Nation-Building

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After conflicts end, allied nations must undertake military, political, humanitarian, and economic activities to enable states to prosper, but these activities do not always succeed. RAND has examined U.S., United Nations, and European Union nation-building efforts since World War II to determine key principles for their success and draw implications for current and future nation-building investment.

  • U.S. Army Soldiers provide security during a mission in Yarmouk, Iraq, July 2007

    Report

    Armies Have a Role to Play in Nation Building

    Oct 24, 2017

    Events in Iraq and Mali have raised questions about the value of Security Force Assistance and U.S. capacity to strengthen client states' militaries in the face of insurgencies or other threats. History shows that SFA programs could be improved if they focused more on ideology and how an army complements a host country's larger nation-building efforts.

  • Syrian refugees cross into Jordanian territory, near the town of Ruwaished, 149 miles east of Amman, December 5, 2013, photo by Muhammad Hamed/Reuters

    Report

    Stabilizing Eastern Syria After ISIS

    Sep 8, 2020

    Eastern Syrian communities are no longer occupied by ISIS but they are in a fraught political environment where the Syrian Democratic Forces and the Syrian government have both expanded their presence and some ISIS fighters remain. What are the region's most urgent needs and is there a viable strategy to build near-term stability?

Explore Nation Building

  • a U.S. Army Soldier and Afghan National Policemen

    Commentary

    Difficult Questions on Afghanistan and Pakistan

    In Afghanistan, the U.S. military has been fighting the longest war in the nation's history—and many Americans don't understand why. The final presidential debate on Monday affords President Obama and Governor Romney an excellent opportunity to provide answers, writes Jonah Blank.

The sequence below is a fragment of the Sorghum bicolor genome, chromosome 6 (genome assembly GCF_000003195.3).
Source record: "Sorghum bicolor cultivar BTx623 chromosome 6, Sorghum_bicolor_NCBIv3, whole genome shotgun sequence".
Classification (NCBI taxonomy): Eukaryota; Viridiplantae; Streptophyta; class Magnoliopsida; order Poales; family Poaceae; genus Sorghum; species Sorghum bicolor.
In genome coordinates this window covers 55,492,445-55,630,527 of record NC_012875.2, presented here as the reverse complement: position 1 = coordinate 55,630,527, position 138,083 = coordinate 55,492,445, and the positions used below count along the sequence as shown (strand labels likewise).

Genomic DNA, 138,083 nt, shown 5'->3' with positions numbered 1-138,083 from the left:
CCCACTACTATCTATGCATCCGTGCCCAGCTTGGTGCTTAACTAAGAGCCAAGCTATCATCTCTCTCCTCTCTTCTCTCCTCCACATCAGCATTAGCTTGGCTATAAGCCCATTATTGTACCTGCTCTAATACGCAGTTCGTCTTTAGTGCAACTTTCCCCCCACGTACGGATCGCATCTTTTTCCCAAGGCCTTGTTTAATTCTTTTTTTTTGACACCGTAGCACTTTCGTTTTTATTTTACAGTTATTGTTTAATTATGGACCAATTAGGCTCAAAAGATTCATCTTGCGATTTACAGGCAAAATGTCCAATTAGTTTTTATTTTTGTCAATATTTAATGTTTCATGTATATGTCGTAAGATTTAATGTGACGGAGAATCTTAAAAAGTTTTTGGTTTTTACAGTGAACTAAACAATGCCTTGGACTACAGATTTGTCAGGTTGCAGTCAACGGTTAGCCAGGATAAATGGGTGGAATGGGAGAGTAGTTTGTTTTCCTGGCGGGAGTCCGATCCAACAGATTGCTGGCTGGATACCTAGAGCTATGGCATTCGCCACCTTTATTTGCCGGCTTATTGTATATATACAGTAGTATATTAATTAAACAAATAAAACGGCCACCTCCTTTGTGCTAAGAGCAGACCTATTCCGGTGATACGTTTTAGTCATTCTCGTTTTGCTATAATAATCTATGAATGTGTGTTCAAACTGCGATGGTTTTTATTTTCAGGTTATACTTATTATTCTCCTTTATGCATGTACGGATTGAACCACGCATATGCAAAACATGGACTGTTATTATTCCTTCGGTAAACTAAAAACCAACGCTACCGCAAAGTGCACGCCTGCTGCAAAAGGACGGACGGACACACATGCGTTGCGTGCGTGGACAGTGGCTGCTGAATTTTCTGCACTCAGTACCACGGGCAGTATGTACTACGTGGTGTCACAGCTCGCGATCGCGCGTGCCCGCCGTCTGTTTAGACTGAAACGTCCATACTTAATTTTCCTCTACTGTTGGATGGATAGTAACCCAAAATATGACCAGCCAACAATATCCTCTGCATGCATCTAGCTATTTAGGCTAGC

Oct 17, 2012

  • Taliban insurgents turning themselves in to Afghan National Security Forces

    Commentary

    Bringing the Taliban to the Table: Long-Term Prospects for the Afghan Peace Talks

    The Afghan government and the Taliban have signaled that the United States would be the most suitable third-party interlocutor and most effective at holding the parties to their word in any agreement. Yet the U.S. must accept that the timeline must be organically determined by the Afghans and not manufactured to meet a predetermined schedule, writes Jason Campbell.

    Oct 11, 2012

  • a car exploding

    Commentary

    Libya's Downward Spiral

    Libya is neither Iraq nor Afghanistan, let alone Somalia. It has much going for it that these post-conflict cases did not, including relatively unified citizens, wealth, a neighborhood comparatively conducive to stability, and a clear victory over the former regime, writes Christopher Chivvis.

    Sep 14, 2012

  • Afghan girls talking with a U.S. soldier

    Commentary

    The Death of a 'Butterfly' in Kabul

    Like the rest of Afghanistan, these children are so easy to love, but for some so hard. And, like the rest of Afghanistan, they are largely as we have made them, through a combination of kicking and kindness that has bred dependence and resentment, without leaving much of substance, writes Rebecca Zimmerman.

    Sep 13, 2012

  • Women voting at the 2012 Libyan elections

    Commentary

    A Year After the Fall of Tripoli, Libya Still Fragile

    The countries that helped topple Moammar Gadhafi a year ago have a special obligation to ensure the new Libyan government gets all the help it needs to respond to these new threats effectively, writes Christopher Chivvis.

    Aug 23, 2012

  • A Free Syrian Army fighter holds an RPG launcher during clashes with the Syrian Army in central Aleppo, August 5, 2012

    Commentary

    The Right Way to Help Syria's Rebels

    The Obama administration has led international efforts to isolate and sanction those most responsible for the regime's violence, and those efforts—along with diplomacy to bring Russia and China along—should be strengthened, write Dalia Dassa Kaye and David Kaye.

    Aug 9, 2012

  • Report

    Building Partner Health Capacity with U.S. Military Forces: Enhancing AFSOC Health Engagement Missions

    Planning for, assessing, and enhancing the effectiveness of missions to build health capacity in partner nations -- how U.S. military forces can assist in this important effort.

    Aug 8, 2012

  • Iraqi police officers and U.S. Army soldiers move reinforcement supplies

    Commentary

    Auditing U.S. Security Force and Economic Assistance Spending in Iraq

    A new audit of Iraq reconstruction spending underlines the fact that effective help for a nation in conflict, or a conflict winding down, isn't merely a question of resources. It also requires a deployable infrastructure to manage the spending, writes Charles Ries.

    Jul 19, 2012

  • Report

    Resolving Kirkuk: Lessons Learned from Settlements of Earlier Ethno-Territorial Conflicts